How to talk the talk at the O.J. Simpson trial

LAS VEGAS -- As the O.J. Simpson robbery-kidnapping trial enters its third week in Las Vegas, the legal procedures and the conflicting evidence can be confusing. What does it all mean? To really stay on top of the trial's progress, you need to speak its special language. Here is a glossary of terms that should help one and all understand what's happening.

Babe: Is Clark County District Judge Jackie Glass a babe? Rather than take offense at the question, Her Honor seems to love to answer it. Described in media reports as a "former news babe" for her brief career in broadcast journalism, Glass laughs and says she was not a babe. She was, she insists, a serious news reporter.

Back, back, back: It's a phrase Glass uses frequently in her attempts to rein in the seven lawyers working on the trial. It sounds like a home run call, but it is her signal to the bickering lawyers that she has heard enough from them and wants them to leave her bench and return to their tables to continue the trial. She waves both hands at them and repeats "back, back, back" two or three times. It always works. The lawyers all turn and slowly walk back to their tables, heads down, without another word.

Barry Sanders: Bruce Fromong, a memorabilia dealer who says he is a victim of a robbery orchestrated by Simpson, was asked in cross-examination about Simpson's interest in sports memorabilia. A lawyer for Simpson was trying to show that Simpson had no interest in sports souvenirs and so would not try to steal them. Smiling and very pleased with himself, Fromong suggested Simpson was interested in Barry Sanders memorabilia. He was trying to be cute, mentioning one of Simpson's rivals in the greatest running back ever debate. Fromong laughed and thought he was very funny. It was funny, but Simpson did not laugh and glared at Fromong, a former friend and partner in lucrative postmurder-trial autograph sales.

Best dressed: See: Dominick Dunne.

Chain of custody: Hoping to recapture the courtroom magic that led to Simpson's acquittal on murder charges in 1995, his legal team has focused on who had possession of the audio tapes made of Simpson and his crew before, during and after the robbery. The late Johnnie Cochran used attacks on chain of custody to establish serious doubts about the integrity of the investigation into the murders. The current legal team hopes to establish doubt in the minds of the jurors about the audio tapes. They will focus on an eight-day period during which Thomas Riccio, the auctioneer who set up the meeting between Simpson and the dealers, recorded everything and sold the audio tapes. Riccio testified he sold the tapes to four news and gossip purveyors -- TMZ.com, "Entertainment Tonight," a Howard Stern sponsor and ABC -- for a total of $210,000. Anything could have happened during those eight days, Simpson's lawyers will argue, claiming that Riccio somehow could have altered what was on his digital recorder. It worked for Cochran and Simpson in the murder trial, but it is unlikely to work this time.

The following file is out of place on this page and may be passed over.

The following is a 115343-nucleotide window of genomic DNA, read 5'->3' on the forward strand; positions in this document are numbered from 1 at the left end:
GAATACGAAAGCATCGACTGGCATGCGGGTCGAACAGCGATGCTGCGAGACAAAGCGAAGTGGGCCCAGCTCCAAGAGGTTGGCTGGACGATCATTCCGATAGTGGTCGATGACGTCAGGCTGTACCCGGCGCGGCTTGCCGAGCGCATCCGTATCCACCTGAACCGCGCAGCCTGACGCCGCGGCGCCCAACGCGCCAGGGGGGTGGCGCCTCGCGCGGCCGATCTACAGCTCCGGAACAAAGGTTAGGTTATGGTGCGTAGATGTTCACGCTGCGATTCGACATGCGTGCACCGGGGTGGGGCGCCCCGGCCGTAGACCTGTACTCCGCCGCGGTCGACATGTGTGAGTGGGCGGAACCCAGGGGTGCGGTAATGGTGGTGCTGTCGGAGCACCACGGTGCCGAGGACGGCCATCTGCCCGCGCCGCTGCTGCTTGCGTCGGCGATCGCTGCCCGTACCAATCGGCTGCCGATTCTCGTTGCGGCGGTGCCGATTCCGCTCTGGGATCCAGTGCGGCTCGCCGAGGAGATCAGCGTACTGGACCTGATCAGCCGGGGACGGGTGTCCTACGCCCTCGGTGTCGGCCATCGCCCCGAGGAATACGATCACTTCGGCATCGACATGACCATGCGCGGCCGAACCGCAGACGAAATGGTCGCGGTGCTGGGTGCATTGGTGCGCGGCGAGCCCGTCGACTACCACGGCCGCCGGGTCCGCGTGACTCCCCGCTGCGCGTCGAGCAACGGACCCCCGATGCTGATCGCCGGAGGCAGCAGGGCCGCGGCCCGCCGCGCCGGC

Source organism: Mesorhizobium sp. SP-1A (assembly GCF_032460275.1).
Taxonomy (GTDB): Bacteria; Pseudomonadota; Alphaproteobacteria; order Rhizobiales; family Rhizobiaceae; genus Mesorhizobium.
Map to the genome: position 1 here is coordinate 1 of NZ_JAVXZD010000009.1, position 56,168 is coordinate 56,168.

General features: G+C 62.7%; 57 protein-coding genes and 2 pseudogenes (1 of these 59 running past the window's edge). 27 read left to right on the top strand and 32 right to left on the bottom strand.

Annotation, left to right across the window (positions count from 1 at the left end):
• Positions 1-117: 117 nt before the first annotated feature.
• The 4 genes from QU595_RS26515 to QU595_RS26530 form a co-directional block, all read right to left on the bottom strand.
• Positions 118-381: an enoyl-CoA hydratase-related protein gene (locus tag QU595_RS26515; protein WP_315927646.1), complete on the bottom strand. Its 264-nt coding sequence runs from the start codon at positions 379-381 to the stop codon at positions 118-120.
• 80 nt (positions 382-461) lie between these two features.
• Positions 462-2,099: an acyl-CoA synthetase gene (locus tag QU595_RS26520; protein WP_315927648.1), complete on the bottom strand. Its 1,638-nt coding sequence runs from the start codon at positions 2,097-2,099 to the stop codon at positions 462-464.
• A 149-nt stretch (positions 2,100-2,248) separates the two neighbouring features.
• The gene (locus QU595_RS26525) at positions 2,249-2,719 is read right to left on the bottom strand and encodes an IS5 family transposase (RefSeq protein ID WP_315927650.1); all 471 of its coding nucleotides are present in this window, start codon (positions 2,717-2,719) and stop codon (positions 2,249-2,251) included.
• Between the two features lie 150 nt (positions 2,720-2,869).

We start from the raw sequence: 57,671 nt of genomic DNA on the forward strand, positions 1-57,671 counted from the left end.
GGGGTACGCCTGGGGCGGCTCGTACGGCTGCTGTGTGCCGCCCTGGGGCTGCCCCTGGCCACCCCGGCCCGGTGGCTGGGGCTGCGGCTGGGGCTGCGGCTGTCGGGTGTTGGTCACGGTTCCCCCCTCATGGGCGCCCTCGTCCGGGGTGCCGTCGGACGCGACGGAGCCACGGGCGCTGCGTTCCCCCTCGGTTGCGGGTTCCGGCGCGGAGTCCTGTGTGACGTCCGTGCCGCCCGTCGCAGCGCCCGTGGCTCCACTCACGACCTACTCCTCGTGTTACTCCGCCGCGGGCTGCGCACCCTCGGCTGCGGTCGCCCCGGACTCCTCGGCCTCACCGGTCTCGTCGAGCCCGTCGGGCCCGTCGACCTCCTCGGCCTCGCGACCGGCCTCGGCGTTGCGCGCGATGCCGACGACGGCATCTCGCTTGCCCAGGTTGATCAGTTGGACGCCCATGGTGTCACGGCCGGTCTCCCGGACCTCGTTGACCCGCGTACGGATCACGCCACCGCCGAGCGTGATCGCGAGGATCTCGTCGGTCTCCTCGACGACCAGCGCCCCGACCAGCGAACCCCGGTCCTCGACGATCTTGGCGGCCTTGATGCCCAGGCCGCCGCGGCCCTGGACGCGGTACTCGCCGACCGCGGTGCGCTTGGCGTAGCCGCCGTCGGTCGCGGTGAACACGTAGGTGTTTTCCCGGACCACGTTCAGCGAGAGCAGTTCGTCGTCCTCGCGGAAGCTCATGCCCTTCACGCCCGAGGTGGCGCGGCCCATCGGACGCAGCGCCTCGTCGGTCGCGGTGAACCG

Dominick Dunne: Who is the star of the trial? Simpson thinks he is, but the immortal Dominick Dunne, an icon of American journalism, is the real star. Sitting in a reserved seat on the aisle in Judge Glass's courtroom and impeccably turned out each day, Dunne's presence elevates the proceedings. You simply don't want to miss his conversations and recollections about the murder trial and other celebrity trials, which bring context to the current proceeding that no one else can offer. He is battling bladder cancer and is struggling a bit, but his observations and insights continue to dazzle all who listen.

Dream team: In the murder trial, Simpson enjoyed splendid legal representation by Cochran and a dream team of excellent lawyers. The team managed to produce a not-guilty verdict in the face of overwhelming evidence of guilt. No one is using the phrase dream team to describe Simpson's current lawyers, Yale Galanter and Gabriel Grasso. If there is any dream team in this trial, it is the one for whom the prosecutors, Clark County District Attorney David Roger and Deputy District Attorney Chris Owens, are playing. They distinguished themselves early in the trial with a dazzling 54-minute opening statement that combined audio and visual tapes with photos and other evidence in a compelling presentation. They offer their evidence efficiently and effectively. Even the great Cochran would have some difficulty keeping up with these prosecutors.

Goldman family: After the jury in Los Angeles found Simpson not guilty of the murders of Nicole Brown Simpson and Ronald Goldman 13 years ago, the Goldman family pursued him in a civil, wrongful death case, arguing that Simpson was responsible for Ron Goldman's death. Relying on powerful evidence of guilt from the murder trial and from investigations by the National Enquirer, the Goldman family won a judgment of $33.6 million. Its attempts to collect from Simpson and his attempts to avoid payment led directly to the incident that could send Simpson to jail. Fred Goldman, Ron's father, and Kim Goldman, his sister, are listed as prosecution witnesses and may soon appear at the trial.

Interrogatories: In its continuing attempts to collect from Simpson, the Goldman family periodically submits written questions -- known as interrogatories -- that Simpson is obligated to answer under oath. The Goldmans and their lawyers ask him whether he has any money or other assets, and he is required to respond. A few months before the alleged robbery, Simpson submitted written answers under oath that he had no assets. He then assembled a crew in Las Vegas to recover what he claims is his property. He went into a hotel room to obtain property he swore he did not have. It will be difficult, if not impossible, for Simpson to explain the contradictory statements. See also: Simpson testimony.